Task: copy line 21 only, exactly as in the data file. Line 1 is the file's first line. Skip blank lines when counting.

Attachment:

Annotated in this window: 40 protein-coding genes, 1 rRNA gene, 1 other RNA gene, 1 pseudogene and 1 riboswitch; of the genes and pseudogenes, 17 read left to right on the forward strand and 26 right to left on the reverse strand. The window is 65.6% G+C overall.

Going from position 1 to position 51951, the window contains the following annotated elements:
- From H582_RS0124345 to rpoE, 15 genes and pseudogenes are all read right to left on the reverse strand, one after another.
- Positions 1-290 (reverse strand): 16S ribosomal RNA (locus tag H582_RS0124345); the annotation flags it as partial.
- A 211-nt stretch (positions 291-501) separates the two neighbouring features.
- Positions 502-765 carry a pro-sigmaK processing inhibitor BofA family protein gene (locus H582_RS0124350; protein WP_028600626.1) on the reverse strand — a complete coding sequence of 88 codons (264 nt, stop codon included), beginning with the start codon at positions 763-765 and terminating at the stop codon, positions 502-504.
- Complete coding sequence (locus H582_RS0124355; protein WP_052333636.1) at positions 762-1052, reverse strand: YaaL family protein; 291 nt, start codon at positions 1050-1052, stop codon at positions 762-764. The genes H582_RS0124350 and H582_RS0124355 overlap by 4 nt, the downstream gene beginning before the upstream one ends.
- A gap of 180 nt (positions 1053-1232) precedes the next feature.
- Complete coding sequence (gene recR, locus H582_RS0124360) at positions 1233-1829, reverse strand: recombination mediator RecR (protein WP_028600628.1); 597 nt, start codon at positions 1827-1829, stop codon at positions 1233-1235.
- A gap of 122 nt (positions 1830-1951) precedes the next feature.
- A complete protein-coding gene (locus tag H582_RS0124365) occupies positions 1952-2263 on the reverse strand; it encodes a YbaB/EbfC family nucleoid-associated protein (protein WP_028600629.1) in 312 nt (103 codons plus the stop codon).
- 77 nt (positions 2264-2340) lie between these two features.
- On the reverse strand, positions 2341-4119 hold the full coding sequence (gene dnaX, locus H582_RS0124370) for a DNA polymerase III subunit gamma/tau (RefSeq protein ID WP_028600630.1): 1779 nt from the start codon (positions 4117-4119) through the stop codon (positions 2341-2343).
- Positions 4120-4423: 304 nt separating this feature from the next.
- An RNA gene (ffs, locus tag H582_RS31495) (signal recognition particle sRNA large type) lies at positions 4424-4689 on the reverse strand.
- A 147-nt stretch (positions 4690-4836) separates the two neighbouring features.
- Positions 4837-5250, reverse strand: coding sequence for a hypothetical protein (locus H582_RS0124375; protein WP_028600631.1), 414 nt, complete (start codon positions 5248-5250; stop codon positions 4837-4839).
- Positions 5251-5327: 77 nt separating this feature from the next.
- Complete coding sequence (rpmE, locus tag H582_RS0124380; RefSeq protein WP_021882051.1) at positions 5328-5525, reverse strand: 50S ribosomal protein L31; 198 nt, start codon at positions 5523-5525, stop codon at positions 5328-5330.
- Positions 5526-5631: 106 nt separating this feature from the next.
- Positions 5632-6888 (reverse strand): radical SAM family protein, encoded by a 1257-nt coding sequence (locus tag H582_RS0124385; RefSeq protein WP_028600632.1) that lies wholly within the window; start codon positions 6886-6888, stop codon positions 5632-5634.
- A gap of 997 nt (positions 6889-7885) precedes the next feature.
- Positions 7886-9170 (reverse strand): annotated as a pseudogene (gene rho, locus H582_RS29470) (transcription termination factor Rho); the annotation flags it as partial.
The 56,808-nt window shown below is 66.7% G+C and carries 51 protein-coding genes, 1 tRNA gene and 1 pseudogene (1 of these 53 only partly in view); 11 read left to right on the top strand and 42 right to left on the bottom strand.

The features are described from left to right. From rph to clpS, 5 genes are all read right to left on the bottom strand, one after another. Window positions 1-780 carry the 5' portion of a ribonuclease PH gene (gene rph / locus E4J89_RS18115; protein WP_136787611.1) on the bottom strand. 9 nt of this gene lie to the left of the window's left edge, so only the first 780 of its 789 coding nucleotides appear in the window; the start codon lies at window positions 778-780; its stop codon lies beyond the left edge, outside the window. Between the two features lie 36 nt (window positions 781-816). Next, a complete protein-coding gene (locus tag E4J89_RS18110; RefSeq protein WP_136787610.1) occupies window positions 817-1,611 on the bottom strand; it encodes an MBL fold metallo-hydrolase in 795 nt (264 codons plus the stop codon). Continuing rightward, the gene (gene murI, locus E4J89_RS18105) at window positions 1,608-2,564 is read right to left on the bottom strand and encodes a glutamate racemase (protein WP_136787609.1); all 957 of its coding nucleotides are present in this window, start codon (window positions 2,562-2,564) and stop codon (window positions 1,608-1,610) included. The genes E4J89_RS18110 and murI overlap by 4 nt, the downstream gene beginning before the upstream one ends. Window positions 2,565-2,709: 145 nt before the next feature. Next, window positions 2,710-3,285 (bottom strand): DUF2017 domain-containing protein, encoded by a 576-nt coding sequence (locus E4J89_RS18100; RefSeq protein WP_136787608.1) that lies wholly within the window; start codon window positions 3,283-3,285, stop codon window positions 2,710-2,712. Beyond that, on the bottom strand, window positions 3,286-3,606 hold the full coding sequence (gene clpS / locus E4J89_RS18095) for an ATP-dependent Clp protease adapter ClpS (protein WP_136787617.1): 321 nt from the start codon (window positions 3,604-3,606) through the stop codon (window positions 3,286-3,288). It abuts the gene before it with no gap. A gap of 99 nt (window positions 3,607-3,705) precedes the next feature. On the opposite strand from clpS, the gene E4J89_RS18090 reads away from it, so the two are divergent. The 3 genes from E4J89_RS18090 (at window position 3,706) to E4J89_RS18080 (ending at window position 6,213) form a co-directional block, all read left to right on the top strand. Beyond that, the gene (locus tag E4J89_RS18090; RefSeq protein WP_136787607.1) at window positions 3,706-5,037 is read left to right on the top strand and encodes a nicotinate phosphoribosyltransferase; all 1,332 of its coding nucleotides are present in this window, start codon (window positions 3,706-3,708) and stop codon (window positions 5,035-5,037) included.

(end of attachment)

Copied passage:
- Positions 5632-6888 (reverse strand): radical SAM family protein, encoded by a 1257-nt coding sequence (locus tag H582_RS0124385; RefSeq protein WP_028600632.1) that lies wholly within the window; start codon positions 6886-6888, stop codon positions 5632-5634.